The Caine Mutiny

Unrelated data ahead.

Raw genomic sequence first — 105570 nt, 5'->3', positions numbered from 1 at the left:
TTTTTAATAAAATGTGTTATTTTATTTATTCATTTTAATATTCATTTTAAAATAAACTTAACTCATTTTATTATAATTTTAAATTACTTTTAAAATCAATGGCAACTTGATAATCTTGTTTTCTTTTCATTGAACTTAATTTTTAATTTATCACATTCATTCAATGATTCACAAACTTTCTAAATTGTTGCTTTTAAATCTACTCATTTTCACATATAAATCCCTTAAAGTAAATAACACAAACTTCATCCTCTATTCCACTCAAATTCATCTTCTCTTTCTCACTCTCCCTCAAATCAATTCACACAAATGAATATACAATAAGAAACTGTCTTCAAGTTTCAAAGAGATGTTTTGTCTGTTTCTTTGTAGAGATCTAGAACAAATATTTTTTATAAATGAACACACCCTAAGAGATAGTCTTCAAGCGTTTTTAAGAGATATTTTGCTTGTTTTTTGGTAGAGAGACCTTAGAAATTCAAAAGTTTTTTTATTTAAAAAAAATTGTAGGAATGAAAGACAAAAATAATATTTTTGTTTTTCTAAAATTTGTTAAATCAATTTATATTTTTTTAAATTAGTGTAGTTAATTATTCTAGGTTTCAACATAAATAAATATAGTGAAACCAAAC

Lt. Commander Philip Francis Queeg (Humphrey Bogart), the hard-boiled captain of the USS Caine, has a reputation for running a tight ship, and his battle-record during the Second World War has earned him the respect of both his men and the Navy brass. But the men who work closest to him suspect that something is wrong his violent mood swings, his erratic orders, and the creepy way he rolls those cast-iron balls in his hand while offering up his squinty-eyed stare. The Captain has not been himself lately, and three of his officers come to the conclusion that he's suffering from battle stress and may need to be relieved from duty. But after they are unable to arrive at a course of action, the ship becomes lost in a typhoon, and Lt. Steve Maryk (Van Johnson) assumes command of the Caine from Queeg, who is paralyzed from fear. The ensuing court martial finds Maryk on the defense, trying to justify actions that seemed reasonable at the time but may constitute mutiny according to Navy law. Columbia TriStar has done a commendable job of bringing this 1954 classic (based on the novel by Herman Wouk) to DVD, with a good transfer from an attractive source print with rich color. The lead performers are outstanding, especially Johnson as the even-tempered Maryk, Fred MacMurray as the writer/sailor Lt. Keefer, and the too-cool José Ferrer as Lt. Greenwald, the Navy lawyer who can't stand Maryk but still chooses to defend him. But Bogart is the most memorable of all, and his performance ranks up there with his other great roles, including Casablanca, The Maltese Falcon, and Treasure of the Sierra Madre. For Bogie fans, this one's not to be missed. Dolby 1.0, trailer.